The Shipwreck Coast is aptly named, with more than 200 wrecks along its length. Many occurred in the goldrush years of the mid-19th century, as sailing ships bringing hopeful immigrants foundered on the rocky cliffs and reefs of the southern coast.
Inaccurate navigation, uncharted reefs, and difficult sailing conditions in strong winds and storms all contributed to the disaster toll. As sea traffic increased between Melbourne and towns such as Warrnambool and Port Fairy on the coast, so too did the list of strandings and wrecks.
Sometimes passengers and crew were lucky, with their ship simply running aground on the shore, allowing them to be taken off safely. Often, however, the results were grim, such as the wreck of the Loch Ard -- 52 lives lost, leaving only two survivors.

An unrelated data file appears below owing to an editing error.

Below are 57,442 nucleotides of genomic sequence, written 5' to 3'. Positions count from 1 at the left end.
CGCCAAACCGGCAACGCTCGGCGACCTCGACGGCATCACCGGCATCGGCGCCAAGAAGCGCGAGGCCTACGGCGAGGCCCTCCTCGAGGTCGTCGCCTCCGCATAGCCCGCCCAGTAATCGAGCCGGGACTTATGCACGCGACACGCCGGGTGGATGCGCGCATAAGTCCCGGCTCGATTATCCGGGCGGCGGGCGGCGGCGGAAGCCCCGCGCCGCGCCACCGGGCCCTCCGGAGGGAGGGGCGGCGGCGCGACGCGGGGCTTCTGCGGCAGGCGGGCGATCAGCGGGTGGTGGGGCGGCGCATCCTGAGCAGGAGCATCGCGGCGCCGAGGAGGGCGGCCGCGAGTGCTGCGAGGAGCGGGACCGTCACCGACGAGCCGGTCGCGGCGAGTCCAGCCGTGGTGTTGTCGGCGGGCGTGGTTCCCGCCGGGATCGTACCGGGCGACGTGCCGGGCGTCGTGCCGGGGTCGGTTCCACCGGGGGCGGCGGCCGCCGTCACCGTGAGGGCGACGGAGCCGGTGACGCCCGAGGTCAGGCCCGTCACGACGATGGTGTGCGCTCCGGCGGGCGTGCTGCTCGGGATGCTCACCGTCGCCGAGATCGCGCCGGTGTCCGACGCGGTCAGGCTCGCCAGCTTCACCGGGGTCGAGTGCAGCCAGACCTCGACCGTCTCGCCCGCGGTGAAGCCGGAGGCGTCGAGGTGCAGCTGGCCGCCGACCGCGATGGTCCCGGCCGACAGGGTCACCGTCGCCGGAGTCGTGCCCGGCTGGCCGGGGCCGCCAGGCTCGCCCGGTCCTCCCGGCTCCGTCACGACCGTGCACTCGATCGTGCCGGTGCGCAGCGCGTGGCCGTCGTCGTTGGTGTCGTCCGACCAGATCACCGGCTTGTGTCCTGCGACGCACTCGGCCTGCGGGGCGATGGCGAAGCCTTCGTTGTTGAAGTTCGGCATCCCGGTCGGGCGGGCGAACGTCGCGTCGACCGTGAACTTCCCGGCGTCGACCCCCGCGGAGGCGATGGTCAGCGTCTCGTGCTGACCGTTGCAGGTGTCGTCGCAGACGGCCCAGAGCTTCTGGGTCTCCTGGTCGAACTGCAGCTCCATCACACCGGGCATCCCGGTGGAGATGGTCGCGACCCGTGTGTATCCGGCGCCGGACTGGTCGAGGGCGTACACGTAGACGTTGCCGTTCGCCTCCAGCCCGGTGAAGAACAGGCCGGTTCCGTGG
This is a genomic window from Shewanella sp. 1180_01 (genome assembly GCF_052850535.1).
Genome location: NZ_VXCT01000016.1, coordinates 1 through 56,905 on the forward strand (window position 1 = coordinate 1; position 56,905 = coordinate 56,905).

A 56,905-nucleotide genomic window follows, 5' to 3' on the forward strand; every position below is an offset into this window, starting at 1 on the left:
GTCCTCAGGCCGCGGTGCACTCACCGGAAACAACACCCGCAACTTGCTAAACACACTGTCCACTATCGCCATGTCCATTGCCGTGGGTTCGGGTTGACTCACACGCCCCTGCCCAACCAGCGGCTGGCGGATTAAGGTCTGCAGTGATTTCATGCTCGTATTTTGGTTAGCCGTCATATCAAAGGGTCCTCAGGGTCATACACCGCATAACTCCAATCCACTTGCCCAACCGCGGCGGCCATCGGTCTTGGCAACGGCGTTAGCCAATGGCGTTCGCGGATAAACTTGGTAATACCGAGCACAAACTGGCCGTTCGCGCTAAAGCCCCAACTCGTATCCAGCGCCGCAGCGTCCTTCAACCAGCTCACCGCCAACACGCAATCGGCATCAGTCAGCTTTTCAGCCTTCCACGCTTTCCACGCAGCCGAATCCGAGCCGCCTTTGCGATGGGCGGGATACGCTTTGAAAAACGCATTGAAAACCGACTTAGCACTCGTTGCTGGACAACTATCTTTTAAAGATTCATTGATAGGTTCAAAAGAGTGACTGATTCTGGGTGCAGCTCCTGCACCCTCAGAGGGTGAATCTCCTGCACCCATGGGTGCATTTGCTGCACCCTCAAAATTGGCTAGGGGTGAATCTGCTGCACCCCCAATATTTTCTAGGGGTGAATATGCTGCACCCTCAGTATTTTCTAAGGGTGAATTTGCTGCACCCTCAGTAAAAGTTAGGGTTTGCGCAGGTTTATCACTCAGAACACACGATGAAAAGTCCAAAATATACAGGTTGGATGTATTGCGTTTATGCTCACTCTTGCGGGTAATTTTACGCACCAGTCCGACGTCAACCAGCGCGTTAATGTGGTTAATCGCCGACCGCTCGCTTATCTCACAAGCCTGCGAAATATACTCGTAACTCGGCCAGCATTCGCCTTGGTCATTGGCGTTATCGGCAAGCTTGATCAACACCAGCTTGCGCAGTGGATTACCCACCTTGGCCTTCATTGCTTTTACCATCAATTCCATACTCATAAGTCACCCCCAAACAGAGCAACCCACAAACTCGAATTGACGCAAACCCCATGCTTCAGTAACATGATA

Relics from various wrecks can be seen at several points along the coast, and the sites of some disasters can be visited and explored, including dives to some wreck sites (permission must be obtained in some cases - check with local dive shops or tourist information centres).
The stories of these wrecks, and of the days of sail, whaling and sealing, can be discovered in museums and history centres along the Coast, including Flagstaff Hill in Warrnambool, Glenample Homestead near Port Campbell, and Port Fairy's History House.
The location -- indeed, the existence -- of one wreck remains a mystery, despite repeated searches. Does the fabled Mahogany Ship lie buried in the coastline near Koroit? If found, will it re-write Australian history, by proving that Portuguese sailors were the first Europeans to discover the continent?